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Elston Chapel
A small, simple stone church with a red tiled roof. On the left is the nave with a round-headed doorway, and to the right is the smaller chancel
Elston Chapel from the south-west
Coordinates: 53°01′35″N 0°51′53″W / 53.0263°N 0.8647°W / 53.0263; -0.8647
OS grid reference SK 762 482
Location Elston, Nottinghamshire
Country England
Denomination Anglican
Architecture
Functional status Redundant
Heritage designation Grade I
Designated 25 February 52
Architectural type Church
Style Norman, Gothic
Specifications
Materials Stone, tiled roofs

Elston Chapel is a redundant Anglican church to the north-east of the village of Elston, Nottinghamshire, England. It is recorded in the National Heritage List for England as a designated Grade I listed building, and is under the care of the Churches Conservation Trust. It stands in a field and is described as a "solitary barn-like chapel".

History

Formerly a parish church, the chapel dates from the 12th century, with additions and alterations made in the 14th and 16th centuries. The chapel was created as a separate parish in 1584 and later became a chapelry to East Stoke. In the early 19th century its interior was fitted with pine pews and a gallery. However, by 1872 it was disused and was transferred to the parish of All Saints, Elston.

There is speculation that the chapel was formerly the chapel of a medieval leper hospital dedicated to Saint Leonard. The church was declared redundant on 23 September 1976, and was vested in the Churches Conservation Trust on 9 February 1976.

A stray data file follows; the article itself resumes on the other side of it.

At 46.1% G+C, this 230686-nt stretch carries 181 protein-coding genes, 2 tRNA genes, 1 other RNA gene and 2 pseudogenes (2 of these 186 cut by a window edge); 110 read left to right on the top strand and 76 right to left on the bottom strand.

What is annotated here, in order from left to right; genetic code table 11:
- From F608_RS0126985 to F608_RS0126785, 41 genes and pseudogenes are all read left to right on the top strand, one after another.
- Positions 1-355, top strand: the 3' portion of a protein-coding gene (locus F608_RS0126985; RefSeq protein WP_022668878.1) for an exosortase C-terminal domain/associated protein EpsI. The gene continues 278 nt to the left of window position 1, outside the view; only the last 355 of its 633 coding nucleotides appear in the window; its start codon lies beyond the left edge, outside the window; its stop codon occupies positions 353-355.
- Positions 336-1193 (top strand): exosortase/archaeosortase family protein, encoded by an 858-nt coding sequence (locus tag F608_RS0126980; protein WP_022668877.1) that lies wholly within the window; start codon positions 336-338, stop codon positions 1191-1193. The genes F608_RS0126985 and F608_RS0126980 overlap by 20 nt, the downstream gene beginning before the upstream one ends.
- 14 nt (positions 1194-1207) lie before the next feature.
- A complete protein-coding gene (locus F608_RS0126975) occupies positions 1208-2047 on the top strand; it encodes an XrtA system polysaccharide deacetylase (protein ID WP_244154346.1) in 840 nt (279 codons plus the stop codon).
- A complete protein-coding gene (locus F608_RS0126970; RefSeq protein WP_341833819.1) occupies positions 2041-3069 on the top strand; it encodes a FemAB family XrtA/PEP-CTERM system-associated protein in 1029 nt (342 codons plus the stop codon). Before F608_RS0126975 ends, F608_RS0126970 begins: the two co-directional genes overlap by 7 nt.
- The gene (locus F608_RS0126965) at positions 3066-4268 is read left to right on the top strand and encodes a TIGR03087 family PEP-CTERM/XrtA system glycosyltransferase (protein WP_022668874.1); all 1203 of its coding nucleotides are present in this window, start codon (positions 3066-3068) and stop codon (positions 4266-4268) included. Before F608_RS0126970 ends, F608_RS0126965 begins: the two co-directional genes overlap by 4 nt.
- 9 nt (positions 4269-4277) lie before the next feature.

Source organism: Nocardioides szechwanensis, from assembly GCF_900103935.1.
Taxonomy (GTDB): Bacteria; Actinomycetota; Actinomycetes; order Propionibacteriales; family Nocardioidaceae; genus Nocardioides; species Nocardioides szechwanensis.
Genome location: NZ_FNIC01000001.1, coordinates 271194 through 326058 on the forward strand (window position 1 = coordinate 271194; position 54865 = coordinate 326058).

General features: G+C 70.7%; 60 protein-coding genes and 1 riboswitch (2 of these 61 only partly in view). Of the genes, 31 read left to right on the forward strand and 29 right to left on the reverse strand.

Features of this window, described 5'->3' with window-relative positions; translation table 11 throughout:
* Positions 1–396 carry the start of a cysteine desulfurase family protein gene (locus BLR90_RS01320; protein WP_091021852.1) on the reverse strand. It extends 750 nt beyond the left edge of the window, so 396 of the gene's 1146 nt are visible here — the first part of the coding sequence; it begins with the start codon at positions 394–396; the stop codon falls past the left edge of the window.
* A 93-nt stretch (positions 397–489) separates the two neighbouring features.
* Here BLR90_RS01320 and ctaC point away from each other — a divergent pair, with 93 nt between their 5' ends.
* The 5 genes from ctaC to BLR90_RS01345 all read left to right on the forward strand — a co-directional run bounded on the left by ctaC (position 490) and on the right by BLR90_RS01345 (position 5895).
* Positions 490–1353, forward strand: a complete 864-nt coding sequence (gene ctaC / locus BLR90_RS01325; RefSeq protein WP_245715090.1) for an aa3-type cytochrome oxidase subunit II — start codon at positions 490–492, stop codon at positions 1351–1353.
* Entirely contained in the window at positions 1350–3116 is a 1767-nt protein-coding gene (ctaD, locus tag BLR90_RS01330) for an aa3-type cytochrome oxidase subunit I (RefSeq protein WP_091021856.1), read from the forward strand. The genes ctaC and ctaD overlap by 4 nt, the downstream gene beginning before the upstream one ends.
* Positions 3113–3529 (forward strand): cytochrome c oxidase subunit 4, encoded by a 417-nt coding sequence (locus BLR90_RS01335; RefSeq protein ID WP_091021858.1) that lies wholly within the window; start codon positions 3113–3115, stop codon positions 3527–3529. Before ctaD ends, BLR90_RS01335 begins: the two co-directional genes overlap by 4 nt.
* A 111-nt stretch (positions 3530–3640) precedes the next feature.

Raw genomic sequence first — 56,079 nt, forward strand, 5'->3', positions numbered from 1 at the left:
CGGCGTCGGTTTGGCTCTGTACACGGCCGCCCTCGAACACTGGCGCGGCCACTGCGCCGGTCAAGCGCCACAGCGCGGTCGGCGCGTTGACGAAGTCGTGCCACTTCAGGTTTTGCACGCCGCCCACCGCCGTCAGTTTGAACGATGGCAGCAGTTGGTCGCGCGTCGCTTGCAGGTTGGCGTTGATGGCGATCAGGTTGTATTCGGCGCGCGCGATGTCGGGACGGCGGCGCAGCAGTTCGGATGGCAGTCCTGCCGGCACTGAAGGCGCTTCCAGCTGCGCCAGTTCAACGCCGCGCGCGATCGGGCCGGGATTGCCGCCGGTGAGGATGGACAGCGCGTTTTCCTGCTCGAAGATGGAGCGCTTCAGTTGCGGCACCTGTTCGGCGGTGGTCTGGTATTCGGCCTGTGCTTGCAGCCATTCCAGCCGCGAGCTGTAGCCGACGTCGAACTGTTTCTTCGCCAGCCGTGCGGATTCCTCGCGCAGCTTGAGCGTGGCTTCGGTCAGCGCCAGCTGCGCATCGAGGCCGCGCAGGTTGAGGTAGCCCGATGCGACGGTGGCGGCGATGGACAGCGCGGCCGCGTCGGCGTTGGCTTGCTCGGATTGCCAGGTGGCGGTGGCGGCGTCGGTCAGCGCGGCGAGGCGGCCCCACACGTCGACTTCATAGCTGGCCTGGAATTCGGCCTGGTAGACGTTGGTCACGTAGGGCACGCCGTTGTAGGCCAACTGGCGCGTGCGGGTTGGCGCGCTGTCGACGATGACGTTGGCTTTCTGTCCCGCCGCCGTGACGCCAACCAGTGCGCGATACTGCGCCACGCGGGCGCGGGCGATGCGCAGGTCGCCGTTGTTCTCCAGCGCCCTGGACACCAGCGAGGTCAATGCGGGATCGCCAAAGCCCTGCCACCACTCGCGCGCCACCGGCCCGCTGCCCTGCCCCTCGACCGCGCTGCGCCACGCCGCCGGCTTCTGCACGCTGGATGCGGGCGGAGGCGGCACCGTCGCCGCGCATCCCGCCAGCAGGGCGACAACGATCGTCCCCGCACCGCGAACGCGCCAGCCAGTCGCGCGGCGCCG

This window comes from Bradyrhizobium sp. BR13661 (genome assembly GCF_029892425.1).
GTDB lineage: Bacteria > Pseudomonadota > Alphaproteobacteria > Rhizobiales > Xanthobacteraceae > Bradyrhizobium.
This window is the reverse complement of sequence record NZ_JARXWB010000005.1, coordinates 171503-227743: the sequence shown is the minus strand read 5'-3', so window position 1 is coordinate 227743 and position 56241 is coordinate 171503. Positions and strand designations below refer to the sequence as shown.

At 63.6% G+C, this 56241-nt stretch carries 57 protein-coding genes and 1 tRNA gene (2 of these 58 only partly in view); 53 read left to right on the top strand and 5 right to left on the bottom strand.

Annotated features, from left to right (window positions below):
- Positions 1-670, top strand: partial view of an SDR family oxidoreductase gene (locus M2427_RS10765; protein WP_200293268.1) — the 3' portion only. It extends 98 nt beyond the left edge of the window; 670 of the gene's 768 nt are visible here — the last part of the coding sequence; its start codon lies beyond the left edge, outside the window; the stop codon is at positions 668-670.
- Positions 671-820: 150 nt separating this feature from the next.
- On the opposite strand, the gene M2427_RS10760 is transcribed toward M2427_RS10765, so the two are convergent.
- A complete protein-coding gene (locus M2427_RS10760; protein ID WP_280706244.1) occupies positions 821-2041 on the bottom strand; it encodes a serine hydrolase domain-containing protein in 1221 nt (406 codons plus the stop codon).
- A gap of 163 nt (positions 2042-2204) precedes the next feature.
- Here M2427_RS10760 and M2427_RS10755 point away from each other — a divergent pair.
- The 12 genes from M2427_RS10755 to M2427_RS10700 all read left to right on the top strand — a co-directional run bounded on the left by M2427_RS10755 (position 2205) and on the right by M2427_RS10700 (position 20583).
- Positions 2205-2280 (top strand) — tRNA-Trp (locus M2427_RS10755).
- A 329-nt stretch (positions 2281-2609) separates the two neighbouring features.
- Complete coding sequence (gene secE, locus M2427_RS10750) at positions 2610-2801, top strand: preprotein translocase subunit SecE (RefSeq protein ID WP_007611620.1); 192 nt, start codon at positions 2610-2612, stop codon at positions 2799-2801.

Architecture

The chapel is constructed in coursed rubble stone with tile roofs, and consists of a nave and a smaller and lower chancel. In the west wall are two small rectangular windows with a larger rectangular window above. In the north wall of the nave is a two-light window with ogee arches and, to the east in a slightly projecting bay is a single-light window with a pointed arch. The north wall of the chancel contains a two-light window under a flat arch. The east end of the chancel has buttresses, and contains a three-light window with ogee arches under a flat head. The date 1577 is inscribed over the window, and at the apex of the gable is the fragment of a cross. The south wall of the chancel and the nave both contain a two-light window under ogee arches. The south doorway dates from the 12th century, and is in Norman style with a round arch and zigzag decoration. Inside the church fragments of the 19th-century fittings still present. There are several layers of paintings on the walls, including Georgian biblical texts and, on the north wall, a large royal coat of arms.

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